|dc.description.abstract||When a text is published, the author loses authority and the authorial message can be easily displaced and replaced by various interpreters. Playwrights have the difficulty of adding directors, actors, and audiences who will interpret the play, as well as any editors or censors. The addition of these interpreters causes the playwright’s position of author to be usurped by other individuals who re-author the play.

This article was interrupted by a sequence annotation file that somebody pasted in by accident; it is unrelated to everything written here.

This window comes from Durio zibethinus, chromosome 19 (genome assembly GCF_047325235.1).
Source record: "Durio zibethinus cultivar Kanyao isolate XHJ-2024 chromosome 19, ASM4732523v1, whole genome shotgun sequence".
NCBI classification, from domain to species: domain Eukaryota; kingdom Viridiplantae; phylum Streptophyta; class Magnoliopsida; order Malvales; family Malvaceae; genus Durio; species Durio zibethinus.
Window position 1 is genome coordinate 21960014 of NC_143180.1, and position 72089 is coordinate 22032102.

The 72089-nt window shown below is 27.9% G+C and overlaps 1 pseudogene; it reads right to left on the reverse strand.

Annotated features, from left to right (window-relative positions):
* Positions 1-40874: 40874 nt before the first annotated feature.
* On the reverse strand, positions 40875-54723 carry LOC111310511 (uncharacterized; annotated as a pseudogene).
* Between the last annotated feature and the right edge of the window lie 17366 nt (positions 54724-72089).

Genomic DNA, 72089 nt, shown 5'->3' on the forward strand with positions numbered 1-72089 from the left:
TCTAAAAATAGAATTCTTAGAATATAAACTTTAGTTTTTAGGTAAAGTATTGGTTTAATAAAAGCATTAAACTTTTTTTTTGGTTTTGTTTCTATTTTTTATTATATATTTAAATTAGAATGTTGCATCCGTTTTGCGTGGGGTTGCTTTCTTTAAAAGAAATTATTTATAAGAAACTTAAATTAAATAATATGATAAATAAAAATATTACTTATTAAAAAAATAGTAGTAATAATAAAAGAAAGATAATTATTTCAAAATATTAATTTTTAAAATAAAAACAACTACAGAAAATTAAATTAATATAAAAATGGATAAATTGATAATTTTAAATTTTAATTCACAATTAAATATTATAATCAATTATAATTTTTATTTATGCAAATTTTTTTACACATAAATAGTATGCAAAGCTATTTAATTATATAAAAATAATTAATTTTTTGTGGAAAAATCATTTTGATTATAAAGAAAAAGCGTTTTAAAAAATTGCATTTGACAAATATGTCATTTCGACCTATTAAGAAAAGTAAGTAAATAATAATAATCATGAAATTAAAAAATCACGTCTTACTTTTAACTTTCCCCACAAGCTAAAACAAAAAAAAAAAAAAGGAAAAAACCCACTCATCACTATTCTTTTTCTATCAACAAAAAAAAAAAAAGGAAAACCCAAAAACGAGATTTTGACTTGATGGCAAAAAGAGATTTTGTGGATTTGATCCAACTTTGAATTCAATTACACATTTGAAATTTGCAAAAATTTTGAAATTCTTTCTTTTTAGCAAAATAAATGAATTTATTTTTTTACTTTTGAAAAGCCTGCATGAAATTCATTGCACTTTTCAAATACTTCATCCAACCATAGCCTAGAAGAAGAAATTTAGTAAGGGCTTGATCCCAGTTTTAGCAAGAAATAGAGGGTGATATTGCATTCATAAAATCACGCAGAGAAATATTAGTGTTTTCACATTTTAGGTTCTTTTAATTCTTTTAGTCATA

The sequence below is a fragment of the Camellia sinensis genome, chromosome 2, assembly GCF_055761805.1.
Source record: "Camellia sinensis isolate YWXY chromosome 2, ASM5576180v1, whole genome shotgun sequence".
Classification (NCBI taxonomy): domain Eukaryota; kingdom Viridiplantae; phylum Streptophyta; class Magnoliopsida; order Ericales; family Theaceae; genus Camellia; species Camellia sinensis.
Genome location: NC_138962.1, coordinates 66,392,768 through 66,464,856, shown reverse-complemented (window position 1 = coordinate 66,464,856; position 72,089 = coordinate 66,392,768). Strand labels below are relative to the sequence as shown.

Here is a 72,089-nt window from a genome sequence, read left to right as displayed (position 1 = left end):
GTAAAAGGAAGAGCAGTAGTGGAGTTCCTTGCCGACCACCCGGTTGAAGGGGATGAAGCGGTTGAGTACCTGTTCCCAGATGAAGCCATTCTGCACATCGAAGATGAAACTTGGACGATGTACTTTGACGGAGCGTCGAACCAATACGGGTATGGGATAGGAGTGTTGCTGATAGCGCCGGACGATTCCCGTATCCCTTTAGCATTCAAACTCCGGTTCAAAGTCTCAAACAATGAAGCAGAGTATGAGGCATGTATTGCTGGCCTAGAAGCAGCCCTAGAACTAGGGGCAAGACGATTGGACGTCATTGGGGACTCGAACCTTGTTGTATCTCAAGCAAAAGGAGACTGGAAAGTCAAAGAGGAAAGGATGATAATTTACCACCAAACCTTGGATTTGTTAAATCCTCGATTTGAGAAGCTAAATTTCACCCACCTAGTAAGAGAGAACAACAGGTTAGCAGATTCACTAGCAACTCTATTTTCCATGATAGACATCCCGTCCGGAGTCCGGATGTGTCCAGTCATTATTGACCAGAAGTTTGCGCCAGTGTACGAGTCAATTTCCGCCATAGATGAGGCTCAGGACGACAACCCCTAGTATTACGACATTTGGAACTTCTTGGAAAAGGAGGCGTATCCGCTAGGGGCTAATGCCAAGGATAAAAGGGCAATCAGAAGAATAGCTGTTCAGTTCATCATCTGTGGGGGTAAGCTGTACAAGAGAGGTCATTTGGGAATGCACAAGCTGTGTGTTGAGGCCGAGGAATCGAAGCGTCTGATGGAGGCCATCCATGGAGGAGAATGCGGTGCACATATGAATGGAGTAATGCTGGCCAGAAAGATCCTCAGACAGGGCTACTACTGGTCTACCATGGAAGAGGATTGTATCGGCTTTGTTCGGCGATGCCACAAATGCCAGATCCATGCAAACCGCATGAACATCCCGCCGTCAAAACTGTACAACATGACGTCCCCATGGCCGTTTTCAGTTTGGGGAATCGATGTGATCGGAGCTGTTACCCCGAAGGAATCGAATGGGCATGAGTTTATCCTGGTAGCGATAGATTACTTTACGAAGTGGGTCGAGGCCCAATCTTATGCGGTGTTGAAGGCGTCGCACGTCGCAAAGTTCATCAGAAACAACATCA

Shakespeare’s play The Life and Death of Richard the Second is an example of a text that has been subject to numerous replacing authors. The four most noteworthy performances are the original quarto publication of Richard II in 1597, Nahum Tate’s publication of 1681, Lewis Theobald’s production of 1719, and the Covent Garden production in 1738. Each of these publications displaces Shakespeare’s authority and, instead, submits an altered interpretation of his text.||en_US